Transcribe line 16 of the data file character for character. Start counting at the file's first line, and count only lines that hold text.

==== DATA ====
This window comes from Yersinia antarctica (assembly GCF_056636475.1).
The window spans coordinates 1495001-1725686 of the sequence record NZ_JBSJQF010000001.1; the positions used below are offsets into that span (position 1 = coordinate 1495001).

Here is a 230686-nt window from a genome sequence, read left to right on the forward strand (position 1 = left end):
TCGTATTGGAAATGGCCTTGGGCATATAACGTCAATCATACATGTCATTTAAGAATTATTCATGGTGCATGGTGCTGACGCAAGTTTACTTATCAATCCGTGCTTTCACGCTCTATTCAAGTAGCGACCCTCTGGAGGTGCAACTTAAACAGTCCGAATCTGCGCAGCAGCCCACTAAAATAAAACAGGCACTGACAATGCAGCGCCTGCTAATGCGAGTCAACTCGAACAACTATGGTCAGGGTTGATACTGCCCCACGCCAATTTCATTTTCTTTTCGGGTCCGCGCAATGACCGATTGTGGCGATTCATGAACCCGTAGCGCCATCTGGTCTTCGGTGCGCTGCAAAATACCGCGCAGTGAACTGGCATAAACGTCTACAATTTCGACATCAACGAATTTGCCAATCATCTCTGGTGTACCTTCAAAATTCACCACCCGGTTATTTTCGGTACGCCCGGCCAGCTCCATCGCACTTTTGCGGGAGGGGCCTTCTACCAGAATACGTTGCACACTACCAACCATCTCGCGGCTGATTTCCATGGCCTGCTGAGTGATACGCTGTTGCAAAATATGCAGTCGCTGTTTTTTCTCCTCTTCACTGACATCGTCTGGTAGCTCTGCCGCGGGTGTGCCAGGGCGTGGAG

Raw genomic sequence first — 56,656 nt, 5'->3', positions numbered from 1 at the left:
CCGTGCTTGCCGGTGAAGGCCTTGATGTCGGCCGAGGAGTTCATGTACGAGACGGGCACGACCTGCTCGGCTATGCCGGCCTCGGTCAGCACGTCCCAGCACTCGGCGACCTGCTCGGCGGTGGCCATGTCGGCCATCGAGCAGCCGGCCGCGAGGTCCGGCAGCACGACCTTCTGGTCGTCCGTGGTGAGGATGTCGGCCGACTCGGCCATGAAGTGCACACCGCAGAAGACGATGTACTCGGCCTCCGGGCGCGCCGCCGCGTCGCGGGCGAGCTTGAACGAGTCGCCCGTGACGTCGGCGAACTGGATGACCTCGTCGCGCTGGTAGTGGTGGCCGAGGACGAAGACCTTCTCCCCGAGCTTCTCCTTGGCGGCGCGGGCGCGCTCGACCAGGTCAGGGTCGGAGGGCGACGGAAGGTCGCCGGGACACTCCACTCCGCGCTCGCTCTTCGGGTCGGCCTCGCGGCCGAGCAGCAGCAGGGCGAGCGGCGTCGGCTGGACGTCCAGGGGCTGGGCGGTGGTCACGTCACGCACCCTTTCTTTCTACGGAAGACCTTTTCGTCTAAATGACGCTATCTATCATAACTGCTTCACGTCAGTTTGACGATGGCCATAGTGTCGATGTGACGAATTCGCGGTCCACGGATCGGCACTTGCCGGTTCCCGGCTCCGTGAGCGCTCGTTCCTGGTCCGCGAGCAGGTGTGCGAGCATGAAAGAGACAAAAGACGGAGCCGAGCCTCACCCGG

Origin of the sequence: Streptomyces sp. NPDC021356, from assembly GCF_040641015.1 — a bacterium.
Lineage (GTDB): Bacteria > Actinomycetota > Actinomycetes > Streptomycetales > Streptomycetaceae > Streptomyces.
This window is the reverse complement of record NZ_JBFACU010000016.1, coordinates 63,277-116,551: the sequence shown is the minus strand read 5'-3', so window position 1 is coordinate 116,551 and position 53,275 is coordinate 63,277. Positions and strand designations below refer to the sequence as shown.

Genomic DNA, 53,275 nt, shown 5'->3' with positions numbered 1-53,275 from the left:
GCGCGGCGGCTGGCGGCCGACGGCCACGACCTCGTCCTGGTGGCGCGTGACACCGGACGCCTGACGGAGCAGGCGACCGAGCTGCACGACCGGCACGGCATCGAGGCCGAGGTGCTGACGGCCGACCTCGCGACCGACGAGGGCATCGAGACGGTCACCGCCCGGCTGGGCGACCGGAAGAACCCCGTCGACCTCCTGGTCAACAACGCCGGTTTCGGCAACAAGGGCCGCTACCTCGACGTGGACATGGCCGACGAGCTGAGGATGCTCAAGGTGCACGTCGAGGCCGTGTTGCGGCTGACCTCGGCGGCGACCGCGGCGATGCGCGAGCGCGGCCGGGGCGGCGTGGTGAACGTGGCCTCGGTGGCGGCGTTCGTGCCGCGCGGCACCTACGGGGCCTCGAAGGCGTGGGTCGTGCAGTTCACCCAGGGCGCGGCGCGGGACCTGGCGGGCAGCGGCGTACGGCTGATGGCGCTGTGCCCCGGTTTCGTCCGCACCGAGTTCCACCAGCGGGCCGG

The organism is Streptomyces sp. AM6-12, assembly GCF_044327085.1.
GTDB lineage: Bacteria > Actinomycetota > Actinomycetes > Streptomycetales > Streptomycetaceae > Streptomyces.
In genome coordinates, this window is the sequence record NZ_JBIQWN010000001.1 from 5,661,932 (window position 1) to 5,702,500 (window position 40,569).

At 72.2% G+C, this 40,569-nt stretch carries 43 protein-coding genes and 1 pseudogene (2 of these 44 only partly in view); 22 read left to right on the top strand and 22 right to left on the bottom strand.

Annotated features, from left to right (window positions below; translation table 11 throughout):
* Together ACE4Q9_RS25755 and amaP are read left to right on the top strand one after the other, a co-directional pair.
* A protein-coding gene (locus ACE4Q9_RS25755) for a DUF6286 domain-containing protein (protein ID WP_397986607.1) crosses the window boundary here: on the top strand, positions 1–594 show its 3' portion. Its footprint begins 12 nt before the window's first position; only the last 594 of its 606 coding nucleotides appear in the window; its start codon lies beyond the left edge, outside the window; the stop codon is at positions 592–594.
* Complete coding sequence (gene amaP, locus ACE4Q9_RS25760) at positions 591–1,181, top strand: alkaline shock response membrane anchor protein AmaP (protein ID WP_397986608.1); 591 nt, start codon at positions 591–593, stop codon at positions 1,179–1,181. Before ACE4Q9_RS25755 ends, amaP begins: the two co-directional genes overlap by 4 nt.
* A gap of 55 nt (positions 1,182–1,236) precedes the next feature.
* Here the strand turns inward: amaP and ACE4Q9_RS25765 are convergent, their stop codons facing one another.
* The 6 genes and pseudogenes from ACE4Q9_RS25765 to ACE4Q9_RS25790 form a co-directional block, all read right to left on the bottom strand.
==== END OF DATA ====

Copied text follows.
Annotated features, from left to right (window positions below; translation table 11 throughout):